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Help develop a Bird ID tool!

Cooper's Hawk

Accipiter cooperii ORDER: ACCIPITRIFORMES FAMILY: ACCIPITRIDAE

IUCN Conservation Status: Least Concern

Among the bird world’s most skillful fliers, Cooper’s Hawks are common woodland hawks that tear through cluttered tree canopies in high speed pursuit of other birds. You’re most likely to see one prowling above a forest edge or field using just a few stiff wingbeats followed by a glide. With their smaller lookalike, the Sharp-shinned Hawk, Cooper’s Hawks make for famously tricky identifications. Both species are sometimes unwanted guests at bird feeders, looking for an easy meal (but not one of sunflower seeds).

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Calls

  • Near Nest
      No sound? Click here
  • Alarm call
      No sound? Click here
  • Food delivery to nest
      No sound? Click here
  • Begging calls of chicks
      No sound? Click here
  • First-year bird, distress calls while in hand
      No sound? Click here
  • Courtesy of Macaulay Library
    © Cornell Lab of Ornithology.

Outside of the breeding season, Cooper’s Hawks tend to be silent. The most common call is a loud, grating cak-cak-cak, 2-5 seconds long, given by both sexes in defense of the nest. This call is also given during courtship. Males frequently make a kik call to tell their mates where they are; females make this call too, but less often. Females make a whaa call when approaching or receiving food from males.

Search the Macaulay Library online archive for more sounds and videos

Backyard Tips

If you put out seed for birds in your backyard, there’s a chance you’ll also attract the attention of a Cooper’s Hawk. While catching smaller birds is just doing what comes naturally for a Cooper’s Hawk, many of us would prefer not to share the responsibility for the deaths. If a Cooper’s Hawk takes up residence in your yard, you can take your feeders down for a few days and the hawk will move on.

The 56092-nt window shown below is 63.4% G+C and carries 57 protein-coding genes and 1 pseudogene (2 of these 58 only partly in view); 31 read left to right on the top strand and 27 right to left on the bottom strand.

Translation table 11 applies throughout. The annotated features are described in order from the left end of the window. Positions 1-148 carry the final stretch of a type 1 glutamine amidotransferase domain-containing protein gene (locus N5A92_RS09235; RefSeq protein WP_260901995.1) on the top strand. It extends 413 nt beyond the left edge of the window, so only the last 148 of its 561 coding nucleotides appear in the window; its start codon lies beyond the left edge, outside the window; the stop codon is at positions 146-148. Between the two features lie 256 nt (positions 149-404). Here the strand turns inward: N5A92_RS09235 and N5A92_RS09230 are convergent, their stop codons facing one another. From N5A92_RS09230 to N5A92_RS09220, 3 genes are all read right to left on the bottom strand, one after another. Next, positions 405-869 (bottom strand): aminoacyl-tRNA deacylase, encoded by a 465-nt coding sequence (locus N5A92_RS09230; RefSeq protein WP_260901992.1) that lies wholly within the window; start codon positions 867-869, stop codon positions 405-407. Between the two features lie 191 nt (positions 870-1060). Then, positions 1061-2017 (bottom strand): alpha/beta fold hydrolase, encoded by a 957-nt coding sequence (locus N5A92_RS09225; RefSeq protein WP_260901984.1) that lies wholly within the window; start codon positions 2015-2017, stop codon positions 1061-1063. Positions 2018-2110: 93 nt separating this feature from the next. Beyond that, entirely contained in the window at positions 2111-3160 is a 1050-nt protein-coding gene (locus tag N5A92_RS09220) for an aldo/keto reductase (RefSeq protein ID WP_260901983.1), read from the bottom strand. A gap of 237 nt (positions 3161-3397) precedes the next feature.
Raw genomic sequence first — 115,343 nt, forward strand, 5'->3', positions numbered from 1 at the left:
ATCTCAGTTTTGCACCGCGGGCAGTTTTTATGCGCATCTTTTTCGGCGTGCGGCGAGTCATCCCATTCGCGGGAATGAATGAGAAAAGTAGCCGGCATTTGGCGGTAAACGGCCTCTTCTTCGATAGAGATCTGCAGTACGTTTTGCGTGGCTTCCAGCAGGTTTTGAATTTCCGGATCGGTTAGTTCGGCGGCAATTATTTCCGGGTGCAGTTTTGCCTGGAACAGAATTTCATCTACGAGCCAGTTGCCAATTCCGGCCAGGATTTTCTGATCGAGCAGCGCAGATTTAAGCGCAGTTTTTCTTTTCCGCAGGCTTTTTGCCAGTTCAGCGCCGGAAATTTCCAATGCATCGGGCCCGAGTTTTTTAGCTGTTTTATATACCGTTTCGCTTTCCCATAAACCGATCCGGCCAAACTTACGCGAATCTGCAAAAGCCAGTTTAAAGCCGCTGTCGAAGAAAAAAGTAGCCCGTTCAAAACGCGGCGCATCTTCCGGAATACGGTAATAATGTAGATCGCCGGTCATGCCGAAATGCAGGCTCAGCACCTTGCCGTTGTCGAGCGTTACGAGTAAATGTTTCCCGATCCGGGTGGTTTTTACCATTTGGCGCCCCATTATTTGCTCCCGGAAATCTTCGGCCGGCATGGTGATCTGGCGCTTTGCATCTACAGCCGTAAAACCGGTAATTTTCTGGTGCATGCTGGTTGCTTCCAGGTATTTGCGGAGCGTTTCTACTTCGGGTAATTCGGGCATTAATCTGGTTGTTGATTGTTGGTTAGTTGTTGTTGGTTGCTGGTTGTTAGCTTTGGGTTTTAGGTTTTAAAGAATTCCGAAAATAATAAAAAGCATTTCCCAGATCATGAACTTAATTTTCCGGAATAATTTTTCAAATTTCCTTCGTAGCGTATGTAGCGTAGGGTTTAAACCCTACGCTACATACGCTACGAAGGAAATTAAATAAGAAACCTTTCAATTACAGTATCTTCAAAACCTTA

Find This Bird

Finding a Cooper’s Hawk is typically a matter of keeping your eyes peeled – they’re common but stealthy, and smaller than other common hawks like the red-tailed, so your eye might skip over them in flight. Look for the flap-flap-glide flight style and remarkably long tail to zero in on these birds in an instant. During migration, hawkwatches on ridgetops in both East and West are great places to see lots of Cooper's Hawks.

Get Involved

Keep track of your Cooper's Hawk sightings online with eBird for your personal records – and for the birding community

Watch your feeders this winter and report your bird counts to Project FeederWatch

Learn more about bird photography in our Building Skills section. Then contribute your images to the Birdshare flickr site, which helps supply the Cornell Lab of Ornithology's websites with photos, including All About Birds.

You Might Also Like

Behavior—like the Cooper's Hawk's flap-flap-glide flight style—is indispensable in identifying birds. Watch our Inside Birding video series to learn how—right from your computer.

Project Feederwatch's Tricky IDs comparison page: Sharp-shinned vs. Cooper's Hawks

More tips on identification from the Great Backyard Bird Count

Q&A: Hawks at Feeders

Explore sounds and video of Cooper's Hawks from the Cornell Lab of Ornithology's Macaulay Library archive

Silent Alert: An appreciation of the Cooper's Hawk. Story and photos in Living Bird magazine.